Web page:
Should Wines Be Judged Without Context?



wine judgingI’m puzzled by Oliver Styles’ recent article at Wine Searcher. His target is the widely held assumption that context is critical in judging a wine. He argues rightfully that the kind of blind tasting performed by critics is not really blind. They don’t know the producer since that would risk a biased judgment, but critics almost always know the varietal from which the wine is made and the region in which the grapes were grown prior to evaluating the wine.  The reason is that the accuracy of an evaluation depends on context.

A wine from the Croatian coast should not be judged in the same way, or in the same field, as a white Bordeaux from Pessac. One wouldn’t judge a Riesling as one would judge a Chardonnay – it would be heinous to judge a Napa Cabernet next to a Santenay. And how do you rate an oxidative-style Jura white if you don’t know that a wine from Jura’s what you have in your glass?

Styles goes on to argue that this may be misguided. His reasoning is that while a critic is judging, for instance, a 2016 Pinot Noir from Santenay against other 2016 Pinot Noirs from Santenay, the average wine consumer walking into a wine shop is deciding between many varietals from many regions. For a consumer trying to choose between Burgundy, Rioja, or Chianti, knowing which 2016 Santenay shows best isn’t helpful.

Note the assumption here that there is some way of comparing wines from Burgundy, Chianti, and Rioja according to common criteria. Styles seems to think there are such common criteria.

And I think this is a bit of a shame, because the basic pillars of what makes a good wine – balance, intensity, complexity and length – come, as you can see, in total abstraction. It’s not price, balance, intensity, royal warrant, complexity, bottle weight, regional sunlight hours, length; factors of quality are abstract.

I don’t think this is right. Balance, intensity, complexity and length are common criteria used to judge all wines. But they are not abstract. What counts as balance, what counts as intensity, etc. depend on the varietal and region. A premium Napa Cab will usually have more intensity than a Volnay. That doesn’t make it a better wine. Wines from Volnay have their own form of intensity based more on clarity than sheer power. All wines should be in balance but Pinot Noir will usually have more prominent acidity than Malbec. That doesn’t mean the Malbec is out of balance. The grape has a different balance point.

Styles points out:

Critics of a no-context approach will say that we need information about the region in order to understand the wine’s peculiarities. To which I’d ask why a professional wine critic can’t appreciate a wine fully without knowing those peculiarities before tasting it. Is our job that redundant?

But again, what counts as peculiar will depend on context. A pronounced herbal note in Rioja might be peculiar but quite expected in cool climate Pinot Noir, notes of fig jam ordinary in a Napa Cabernet but peculiar in Austrian Blaufrankisch.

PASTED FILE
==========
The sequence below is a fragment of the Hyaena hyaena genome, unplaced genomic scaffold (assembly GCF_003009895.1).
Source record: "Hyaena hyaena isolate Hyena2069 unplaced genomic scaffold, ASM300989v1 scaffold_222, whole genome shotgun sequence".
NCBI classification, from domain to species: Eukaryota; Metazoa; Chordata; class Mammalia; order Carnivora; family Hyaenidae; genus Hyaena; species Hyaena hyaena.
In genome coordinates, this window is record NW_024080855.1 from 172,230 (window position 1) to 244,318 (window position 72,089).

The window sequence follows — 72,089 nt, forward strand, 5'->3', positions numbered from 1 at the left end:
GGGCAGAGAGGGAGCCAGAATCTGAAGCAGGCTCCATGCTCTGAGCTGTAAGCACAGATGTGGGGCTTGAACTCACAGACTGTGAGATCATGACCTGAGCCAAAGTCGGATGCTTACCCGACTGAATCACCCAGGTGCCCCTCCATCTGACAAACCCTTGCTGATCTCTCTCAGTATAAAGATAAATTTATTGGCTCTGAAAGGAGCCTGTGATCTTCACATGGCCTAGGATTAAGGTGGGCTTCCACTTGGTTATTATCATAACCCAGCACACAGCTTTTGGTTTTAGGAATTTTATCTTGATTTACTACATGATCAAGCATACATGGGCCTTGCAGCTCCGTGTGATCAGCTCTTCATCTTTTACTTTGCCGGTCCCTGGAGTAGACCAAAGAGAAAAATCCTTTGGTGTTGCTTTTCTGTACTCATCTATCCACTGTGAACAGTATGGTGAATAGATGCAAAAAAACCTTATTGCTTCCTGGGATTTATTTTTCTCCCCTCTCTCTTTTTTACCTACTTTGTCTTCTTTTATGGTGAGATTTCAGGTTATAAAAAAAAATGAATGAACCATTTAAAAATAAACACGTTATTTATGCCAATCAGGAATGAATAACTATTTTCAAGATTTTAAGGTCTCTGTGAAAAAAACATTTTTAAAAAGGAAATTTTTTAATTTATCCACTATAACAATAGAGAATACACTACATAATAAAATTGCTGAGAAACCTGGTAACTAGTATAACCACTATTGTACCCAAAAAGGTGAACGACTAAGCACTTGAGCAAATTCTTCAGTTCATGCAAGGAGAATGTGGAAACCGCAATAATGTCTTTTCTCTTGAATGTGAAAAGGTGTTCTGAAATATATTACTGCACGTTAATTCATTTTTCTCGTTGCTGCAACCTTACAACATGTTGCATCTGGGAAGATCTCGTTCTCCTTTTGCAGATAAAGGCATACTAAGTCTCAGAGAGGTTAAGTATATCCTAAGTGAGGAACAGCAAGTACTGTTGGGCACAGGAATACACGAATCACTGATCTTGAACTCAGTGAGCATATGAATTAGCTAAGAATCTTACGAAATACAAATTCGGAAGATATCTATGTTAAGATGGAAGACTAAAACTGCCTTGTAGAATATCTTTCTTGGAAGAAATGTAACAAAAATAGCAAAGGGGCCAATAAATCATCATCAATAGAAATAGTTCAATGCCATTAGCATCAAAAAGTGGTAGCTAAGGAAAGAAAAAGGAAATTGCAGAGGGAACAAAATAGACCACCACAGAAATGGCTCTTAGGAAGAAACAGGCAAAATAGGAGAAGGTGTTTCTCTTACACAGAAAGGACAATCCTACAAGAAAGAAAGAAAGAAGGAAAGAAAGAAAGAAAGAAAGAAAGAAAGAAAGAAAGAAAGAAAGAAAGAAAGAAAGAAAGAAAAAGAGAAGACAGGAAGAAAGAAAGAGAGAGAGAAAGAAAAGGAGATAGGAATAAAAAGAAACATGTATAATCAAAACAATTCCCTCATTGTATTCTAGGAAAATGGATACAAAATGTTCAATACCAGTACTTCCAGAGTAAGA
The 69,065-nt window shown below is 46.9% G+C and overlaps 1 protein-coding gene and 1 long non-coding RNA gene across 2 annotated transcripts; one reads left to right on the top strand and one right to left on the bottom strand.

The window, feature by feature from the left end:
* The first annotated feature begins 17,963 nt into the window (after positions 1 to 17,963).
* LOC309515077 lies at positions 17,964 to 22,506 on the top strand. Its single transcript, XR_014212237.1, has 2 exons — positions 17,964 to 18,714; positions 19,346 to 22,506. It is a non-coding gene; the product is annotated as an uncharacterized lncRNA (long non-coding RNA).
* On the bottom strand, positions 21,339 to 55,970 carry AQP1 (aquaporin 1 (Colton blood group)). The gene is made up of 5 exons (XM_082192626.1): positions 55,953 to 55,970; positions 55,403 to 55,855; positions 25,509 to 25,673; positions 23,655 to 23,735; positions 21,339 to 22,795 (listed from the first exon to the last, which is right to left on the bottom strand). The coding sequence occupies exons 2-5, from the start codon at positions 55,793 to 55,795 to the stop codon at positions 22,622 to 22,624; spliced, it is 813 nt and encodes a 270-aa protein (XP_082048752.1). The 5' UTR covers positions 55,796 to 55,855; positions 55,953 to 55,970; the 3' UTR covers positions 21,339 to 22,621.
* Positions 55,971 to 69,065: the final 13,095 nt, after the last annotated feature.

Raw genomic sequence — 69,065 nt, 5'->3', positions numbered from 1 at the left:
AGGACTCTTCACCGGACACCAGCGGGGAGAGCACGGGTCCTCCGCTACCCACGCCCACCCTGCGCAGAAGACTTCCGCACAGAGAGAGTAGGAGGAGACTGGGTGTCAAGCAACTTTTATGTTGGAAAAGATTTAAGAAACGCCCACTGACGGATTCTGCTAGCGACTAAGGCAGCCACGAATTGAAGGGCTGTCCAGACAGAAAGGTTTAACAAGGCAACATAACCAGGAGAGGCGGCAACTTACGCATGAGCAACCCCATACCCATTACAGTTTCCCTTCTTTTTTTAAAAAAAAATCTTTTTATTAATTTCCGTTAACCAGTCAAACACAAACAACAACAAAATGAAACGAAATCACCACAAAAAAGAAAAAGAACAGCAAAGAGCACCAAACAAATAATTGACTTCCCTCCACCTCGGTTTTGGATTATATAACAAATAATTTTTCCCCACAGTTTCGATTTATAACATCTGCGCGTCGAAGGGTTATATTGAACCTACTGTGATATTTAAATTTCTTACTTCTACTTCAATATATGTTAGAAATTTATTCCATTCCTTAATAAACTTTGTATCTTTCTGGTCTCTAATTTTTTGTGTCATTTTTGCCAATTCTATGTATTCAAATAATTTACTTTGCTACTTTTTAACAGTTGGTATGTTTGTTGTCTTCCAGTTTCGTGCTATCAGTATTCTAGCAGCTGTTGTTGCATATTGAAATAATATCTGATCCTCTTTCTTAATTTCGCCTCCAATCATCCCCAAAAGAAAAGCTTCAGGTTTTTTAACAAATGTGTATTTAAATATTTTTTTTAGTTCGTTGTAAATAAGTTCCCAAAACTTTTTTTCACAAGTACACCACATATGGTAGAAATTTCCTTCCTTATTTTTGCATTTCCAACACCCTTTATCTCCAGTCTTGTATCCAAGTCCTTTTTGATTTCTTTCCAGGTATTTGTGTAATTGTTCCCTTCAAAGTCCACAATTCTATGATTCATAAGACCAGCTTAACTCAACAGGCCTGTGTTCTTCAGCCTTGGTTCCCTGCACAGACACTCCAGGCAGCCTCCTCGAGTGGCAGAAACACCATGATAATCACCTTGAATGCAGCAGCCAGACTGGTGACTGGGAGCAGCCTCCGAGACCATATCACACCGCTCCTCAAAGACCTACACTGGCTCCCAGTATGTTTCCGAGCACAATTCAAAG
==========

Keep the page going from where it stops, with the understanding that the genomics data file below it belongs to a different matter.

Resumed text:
I can’t think of a tasting procedure more likely to encourage homogeneity than one that refuses to consider context when judging wines. I get that novice consumers face an array of criterionless choices in the wine shop. But in the end there is no substitute for knowing a bit about what you like and where to find it.

Visiting Juneau


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IMG_3544No, as far as I know, they don’t make wine in Juneau. But the food is good, the culture is interesting, and the natural resources breathtaking. My excuse for going was the International Food Blogger’s Conference, which highlighted Juneau’s burgeoning food scene. But you don’t need an excuse to go; it has a singular charm worth experiencing.

IMG_3560Juneau is an old mining and fishing village accessible only by boat or plane. It’s firmly attached to the mainland but the steep mountains and treacherous weather make road building inordinately difficult and expensive. Nevertheless, somehow, it became Alaska’s capitol. The gold mines shut down years ago but the protected harbor was ideal for cruise ships exploring the stunning Alaska coastline. Today it’s fishing, government, and tourism that keep this city of around 30,000 permanent residents afloat. Everything not grown or manufactured on a narrow strip of flat land between the mountains and the water must be flown or shipped in, which means everything is expensive here.

IMG_3355The cruise ships, 3 or 4 towering, floating hotels, arrive each morning and the area around the harbor gradually fills with people throughout the day. Jewelry and Native American curio shops line the streets with aggressive sales people who hound you as you stroll about. I found nothing of interest here and one restaurant I sampled, called Wicked Fish, was wicked dreadful—think Red Lobster at twice the price.